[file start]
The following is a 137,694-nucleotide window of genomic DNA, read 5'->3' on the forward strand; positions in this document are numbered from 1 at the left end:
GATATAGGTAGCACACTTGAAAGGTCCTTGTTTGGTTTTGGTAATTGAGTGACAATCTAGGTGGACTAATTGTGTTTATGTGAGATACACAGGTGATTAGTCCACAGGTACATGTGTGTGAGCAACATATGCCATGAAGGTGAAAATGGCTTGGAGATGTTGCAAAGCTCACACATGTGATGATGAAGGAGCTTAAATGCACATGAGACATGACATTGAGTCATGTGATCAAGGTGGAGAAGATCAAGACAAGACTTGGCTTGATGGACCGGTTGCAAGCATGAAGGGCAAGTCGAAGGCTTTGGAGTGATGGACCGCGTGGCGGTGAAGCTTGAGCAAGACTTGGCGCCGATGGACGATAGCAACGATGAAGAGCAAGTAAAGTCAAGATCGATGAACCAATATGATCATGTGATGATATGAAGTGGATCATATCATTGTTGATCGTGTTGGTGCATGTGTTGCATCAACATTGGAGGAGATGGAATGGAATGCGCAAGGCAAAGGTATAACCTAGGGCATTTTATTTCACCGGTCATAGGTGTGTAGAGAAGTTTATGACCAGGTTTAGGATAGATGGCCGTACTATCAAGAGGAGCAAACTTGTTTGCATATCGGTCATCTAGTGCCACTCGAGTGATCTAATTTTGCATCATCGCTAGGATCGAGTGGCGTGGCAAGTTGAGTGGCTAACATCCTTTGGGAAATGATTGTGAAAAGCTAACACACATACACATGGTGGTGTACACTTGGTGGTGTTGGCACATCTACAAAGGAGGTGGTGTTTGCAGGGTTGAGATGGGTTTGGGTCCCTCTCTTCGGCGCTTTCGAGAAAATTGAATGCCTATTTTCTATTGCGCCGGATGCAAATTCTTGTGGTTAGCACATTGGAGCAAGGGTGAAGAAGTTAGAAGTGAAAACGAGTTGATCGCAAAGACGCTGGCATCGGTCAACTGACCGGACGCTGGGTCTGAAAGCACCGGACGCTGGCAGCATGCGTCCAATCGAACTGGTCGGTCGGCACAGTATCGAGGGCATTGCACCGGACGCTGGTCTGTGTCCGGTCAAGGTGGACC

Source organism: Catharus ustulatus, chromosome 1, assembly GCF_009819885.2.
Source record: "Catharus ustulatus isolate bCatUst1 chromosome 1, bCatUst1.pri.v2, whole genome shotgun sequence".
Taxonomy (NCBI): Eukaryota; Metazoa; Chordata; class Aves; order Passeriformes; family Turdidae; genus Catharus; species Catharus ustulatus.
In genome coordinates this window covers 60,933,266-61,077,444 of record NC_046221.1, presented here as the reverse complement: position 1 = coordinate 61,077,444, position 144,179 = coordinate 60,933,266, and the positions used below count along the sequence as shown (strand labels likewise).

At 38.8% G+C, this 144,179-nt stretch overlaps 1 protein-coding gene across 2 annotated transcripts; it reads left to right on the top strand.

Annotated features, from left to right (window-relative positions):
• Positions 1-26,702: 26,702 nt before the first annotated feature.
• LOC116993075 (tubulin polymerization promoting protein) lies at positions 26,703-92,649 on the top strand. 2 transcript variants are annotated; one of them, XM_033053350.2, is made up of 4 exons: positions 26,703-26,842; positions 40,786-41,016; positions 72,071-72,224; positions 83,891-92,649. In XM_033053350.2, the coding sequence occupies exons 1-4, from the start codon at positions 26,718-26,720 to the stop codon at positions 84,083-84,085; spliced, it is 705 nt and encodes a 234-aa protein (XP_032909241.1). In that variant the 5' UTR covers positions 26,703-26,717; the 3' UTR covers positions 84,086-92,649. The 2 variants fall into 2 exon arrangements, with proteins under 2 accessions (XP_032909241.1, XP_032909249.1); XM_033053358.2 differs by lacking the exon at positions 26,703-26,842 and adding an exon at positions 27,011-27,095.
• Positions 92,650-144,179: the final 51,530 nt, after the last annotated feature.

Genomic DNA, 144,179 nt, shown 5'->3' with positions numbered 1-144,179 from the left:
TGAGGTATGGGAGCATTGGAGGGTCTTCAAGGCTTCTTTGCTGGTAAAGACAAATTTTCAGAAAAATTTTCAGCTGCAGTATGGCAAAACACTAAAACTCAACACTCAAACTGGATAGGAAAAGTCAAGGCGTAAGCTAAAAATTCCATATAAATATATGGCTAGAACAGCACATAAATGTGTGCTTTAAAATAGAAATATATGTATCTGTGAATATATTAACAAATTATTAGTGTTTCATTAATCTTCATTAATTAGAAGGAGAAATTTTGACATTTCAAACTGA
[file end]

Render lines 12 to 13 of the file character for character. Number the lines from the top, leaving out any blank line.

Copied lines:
Genomic DNA, 144,179 nt, shown 5'->3' with positions numbered 1-144,179 from the left:
TGAGGTATGGGAGCATTGGAGGGTCTTCAAGGCTTCTTTGCTGGTAAAGACAAATTTTCAGAAAAATTTTCAGCTGCAGTATGGCAAAACACTAAAACTCAACACTCAAACTGGATAGGAAAAGTCAAGGCGTAAGCTAAAAATTCCATATAAATATATGGCTAGAACAGCACATAAATGTGTGCTTTAAAATAGAAATATATGTATCTGTGAATATATTAACAAATTATTAGTGTTTCATTAATCTTCATTAATTAGAAGGAGAAATTTTGACATTTCAAACTGA